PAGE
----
Development: Sonoran Desert

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Development: Sonoran Desert
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Mason Cummings, TWS

A fragile desert at risk to development

Largely to the west and south of Phoenix, the vast Sonoran Desert stretches across the southwestern quadrant of Arizona and beyond. 

Known for its enchanting cactus forests, rugged mountains, native petroglyphs and captivating creatures, this diverse desert is beloved by residents of Phoenix and Tucson. 

But the number of people living in and around the Sonoran Desert is growing rapidly, placing increased recreation and development pressures on this fragile desert. 

We are working to ensure the Sonoran Desert is protected for future generations through a bill in Congress called the Arizona Sonoran Desert Heritage Act.

Why this place matters

The Sonoran Desert is important for wildlife like bighorn sheep as well as outdoor recreation lovers and residents who value the beauty of the area. It’s also key to Arizona military bases that require adjacent open space for fighter training.

900,000 acres of BLM lands
would be protected by the Arizona Sonoran Desert Heritage Act.
The most diverse vegetation
of all North American deserts can be found here, from flowering palo verde trees to towering saguaro cactus.
Saguaro National Park
is one of several special parks, refuges and monuments in this desert, including Organ Pipe Cactus and Casa Grande Ruins national monuments.

The threat

The Sonoran Desert is under threat from increasing urbanization because of its proximity to fast-growing Phoenix. 

As more people move to central and southern Arizona, increased development pressures affect the Sonoran Desert through more roads, power lines and development as well as increased recreation. This desert region is easily accessible, which increases the likelihood that these development and recreation pressures could damage archaeological resources, native plants and wildlife.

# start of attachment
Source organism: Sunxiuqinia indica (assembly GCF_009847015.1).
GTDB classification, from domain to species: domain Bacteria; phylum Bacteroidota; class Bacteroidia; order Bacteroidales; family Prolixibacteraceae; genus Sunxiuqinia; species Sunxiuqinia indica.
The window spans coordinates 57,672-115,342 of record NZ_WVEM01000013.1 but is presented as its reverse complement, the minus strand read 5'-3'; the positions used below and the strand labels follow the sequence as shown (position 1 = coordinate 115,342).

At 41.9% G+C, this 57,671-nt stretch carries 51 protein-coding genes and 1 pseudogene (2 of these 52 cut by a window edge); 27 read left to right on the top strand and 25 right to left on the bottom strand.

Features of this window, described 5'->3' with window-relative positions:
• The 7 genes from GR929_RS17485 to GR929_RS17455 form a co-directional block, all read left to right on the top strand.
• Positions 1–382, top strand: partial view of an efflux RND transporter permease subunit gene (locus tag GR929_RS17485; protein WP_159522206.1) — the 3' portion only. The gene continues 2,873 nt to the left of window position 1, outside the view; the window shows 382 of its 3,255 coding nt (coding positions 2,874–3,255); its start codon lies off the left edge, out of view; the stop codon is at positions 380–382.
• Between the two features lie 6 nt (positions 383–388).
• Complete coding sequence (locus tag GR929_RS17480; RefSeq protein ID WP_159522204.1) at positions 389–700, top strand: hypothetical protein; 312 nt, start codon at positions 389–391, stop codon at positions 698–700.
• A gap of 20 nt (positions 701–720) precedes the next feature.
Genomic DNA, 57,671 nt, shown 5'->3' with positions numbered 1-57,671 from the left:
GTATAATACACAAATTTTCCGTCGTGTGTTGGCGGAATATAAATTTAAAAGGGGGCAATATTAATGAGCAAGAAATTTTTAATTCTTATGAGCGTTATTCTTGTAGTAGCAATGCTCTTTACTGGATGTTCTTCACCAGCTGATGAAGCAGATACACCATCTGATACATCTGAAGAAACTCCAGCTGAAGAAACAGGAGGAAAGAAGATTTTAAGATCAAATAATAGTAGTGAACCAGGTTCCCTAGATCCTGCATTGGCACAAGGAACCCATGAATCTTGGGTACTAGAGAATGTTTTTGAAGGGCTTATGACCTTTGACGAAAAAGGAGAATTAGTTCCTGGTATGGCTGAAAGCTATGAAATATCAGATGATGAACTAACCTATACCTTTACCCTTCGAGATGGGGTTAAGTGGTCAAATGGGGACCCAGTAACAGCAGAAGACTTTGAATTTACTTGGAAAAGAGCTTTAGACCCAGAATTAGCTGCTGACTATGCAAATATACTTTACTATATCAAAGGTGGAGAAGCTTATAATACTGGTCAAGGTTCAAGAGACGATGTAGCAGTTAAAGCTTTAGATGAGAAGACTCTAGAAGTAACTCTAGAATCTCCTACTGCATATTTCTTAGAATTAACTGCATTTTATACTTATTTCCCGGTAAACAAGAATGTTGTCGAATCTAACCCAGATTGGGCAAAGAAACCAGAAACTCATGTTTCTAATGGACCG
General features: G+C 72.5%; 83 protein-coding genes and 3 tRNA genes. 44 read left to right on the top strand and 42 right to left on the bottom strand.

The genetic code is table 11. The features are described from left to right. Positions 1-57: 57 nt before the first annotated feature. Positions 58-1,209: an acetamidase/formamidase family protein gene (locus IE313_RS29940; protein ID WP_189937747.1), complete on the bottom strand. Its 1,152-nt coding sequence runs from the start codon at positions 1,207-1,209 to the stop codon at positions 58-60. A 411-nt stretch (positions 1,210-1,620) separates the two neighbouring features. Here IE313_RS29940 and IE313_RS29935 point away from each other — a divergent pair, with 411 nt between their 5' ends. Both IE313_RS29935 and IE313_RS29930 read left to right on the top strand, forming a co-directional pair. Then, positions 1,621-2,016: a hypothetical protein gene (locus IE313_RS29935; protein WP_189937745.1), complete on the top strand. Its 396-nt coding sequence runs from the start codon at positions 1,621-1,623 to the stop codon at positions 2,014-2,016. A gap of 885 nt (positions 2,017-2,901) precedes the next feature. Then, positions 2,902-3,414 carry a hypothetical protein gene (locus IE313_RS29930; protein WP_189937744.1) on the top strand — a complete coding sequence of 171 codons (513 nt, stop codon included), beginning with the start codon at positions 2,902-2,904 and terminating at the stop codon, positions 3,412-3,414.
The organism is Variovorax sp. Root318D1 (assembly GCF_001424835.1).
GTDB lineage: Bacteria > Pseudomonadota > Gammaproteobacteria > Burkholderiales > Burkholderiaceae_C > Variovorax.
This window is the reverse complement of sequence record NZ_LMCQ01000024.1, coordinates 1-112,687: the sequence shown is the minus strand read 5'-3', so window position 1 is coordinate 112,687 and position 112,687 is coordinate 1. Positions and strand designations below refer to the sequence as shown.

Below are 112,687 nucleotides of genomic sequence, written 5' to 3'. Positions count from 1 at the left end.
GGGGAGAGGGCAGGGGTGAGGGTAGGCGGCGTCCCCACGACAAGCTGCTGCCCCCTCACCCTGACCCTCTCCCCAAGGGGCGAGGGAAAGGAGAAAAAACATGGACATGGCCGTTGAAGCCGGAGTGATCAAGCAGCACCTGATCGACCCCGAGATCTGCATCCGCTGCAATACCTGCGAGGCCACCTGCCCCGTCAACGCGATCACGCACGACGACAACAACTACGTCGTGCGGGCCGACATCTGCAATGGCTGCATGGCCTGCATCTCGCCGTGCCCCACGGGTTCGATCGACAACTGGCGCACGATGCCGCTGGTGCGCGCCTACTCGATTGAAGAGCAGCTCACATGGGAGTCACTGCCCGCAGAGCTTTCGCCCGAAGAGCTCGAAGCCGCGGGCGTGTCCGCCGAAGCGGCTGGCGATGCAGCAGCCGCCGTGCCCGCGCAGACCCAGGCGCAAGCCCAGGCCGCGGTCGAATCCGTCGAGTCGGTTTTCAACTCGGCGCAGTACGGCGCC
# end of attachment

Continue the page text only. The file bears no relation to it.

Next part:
Additionally, the Sonoran Desert plays a vital role in U.S. national security. It is home to the Barry M. Goldwater Gunnery Range, a training range for military pilots. Deserts are fragile and do not recover from damage as quickly as other places, due largely to rain scarcity.

Over 900,000 acres of Bureau of Land Management (BLM) lands would be protected by the Arizona Sonoran Desert Heritage Act.

The Sonoran Desert provides important habitat for desert bighorn sheep, mule deer, mountain lions, gray foxes and coyotes. Many species like the bighorn require large spaces to roam so they can find water and food. It’s important for their survival that these desert lands are not cut up by roads and other development.

What we're doing

  1. Supporting legislative protection

    We are supporting the Arizona Sonoran Desert Heritage Act as a way to preserve this spectacular region.

  2. Advocating for low-impact use

    We're advocating for responsible and low-impact recreational use of these fragile public lands.

  3. Spreading the word

    We're working to increase awareness of how protected public lands offer advantages to military installations.

What you can do
Tell your lawmakers to support the Sonoran Desert. Sign up for WildAlert emails to make your voice heard.